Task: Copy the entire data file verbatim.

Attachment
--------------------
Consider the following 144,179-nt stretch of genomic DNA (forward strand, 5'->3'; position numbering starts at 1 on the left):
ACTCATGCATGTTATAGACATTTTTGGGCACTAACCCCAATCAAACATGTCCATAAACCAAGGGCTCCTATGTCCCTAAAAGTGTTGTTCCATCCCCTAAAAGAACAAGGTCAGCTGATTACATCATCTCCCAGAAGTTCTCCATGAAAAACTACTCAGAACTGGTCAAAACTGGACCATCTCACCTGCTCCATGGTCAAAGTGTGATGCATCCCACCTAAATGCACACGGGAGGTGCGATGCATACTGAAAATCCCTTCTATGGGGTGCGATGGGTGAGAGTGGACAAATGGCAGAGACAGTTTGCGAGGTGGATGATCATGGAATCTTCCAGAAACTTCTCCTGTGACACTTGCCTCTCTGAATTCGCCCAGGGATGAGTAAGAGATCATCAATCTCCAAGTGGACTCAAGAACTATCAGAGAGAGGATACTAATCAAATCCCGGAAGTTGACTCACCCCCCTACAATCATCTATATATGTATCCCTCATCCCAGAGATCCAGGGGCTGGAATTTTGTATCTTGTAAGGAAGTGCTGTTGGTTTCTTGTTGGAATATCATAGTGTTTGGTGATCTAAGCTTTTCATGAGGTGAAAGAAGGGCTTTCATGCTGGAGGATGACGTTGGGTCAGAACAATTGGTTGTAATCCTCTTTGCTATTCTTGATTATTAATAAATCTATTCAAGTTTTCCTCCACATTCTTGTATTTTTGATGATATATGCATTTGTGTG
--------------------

Consider the following 144,179-nt stretch of genomic DNA (forward strand, 5'->3'; position numbering starts at 1 on the left):
ACTCATGCATGTTATAGACATTTTTGGGCACTAACCCCAATCAAACATGTCCATAAACCAAGGGCTCCTATGTCCCTAAAAGTGTTGTTCCATCCCCTAAAAGAACAAGGTCAGCTGATTACATCATCTCCCAGAAGTTCTCCATGAAAAACTACTCAGAACTGGTCAAAACTGGACCATCTCACCTGCTCCATGGTCAAAGTGTGATGCATCCCACCTAAATGCACACGGGAGGTGCGATGCATACTGAAAATCCCTTCTATGGGGTGCGATGGGTGAGAGTGGACAAATGGCAGAGACAGTTTGCGAGGTGGATGATCATGGAATCTTCCAGAAACTTCTCCTGTGACACTTGCCTCTCTGAATTCGCCCAGGGATGAGTAAGAGATCATCAATCTCCAAGTGGACTCAAGAACTATCAGAGAGAGGATACTAATCAAATCCCGGAAGTTGACTCACCCCCCTACAATCATCTATATATGTATCCCTCATCCCAGAGATCCAGGGGCTGGAATTTTGTATCTTGTAAGGAAGTGCTGTTGGTTTCTTGTTGGAATATCATAGTGTTTGGTGATCTAAGCTTTTCATGAGGTGAAAGAAGGGCTTTCATGCTGGAGGATGACGTTGGGTCAGAACAATTGGTTGTAATCCTCTTTGCTATTCTTGATTATTAATAAATCTATTCAAGTTTTCCTCCACATTCTTGTATTTTTGATGATATATGCATTTGTGTG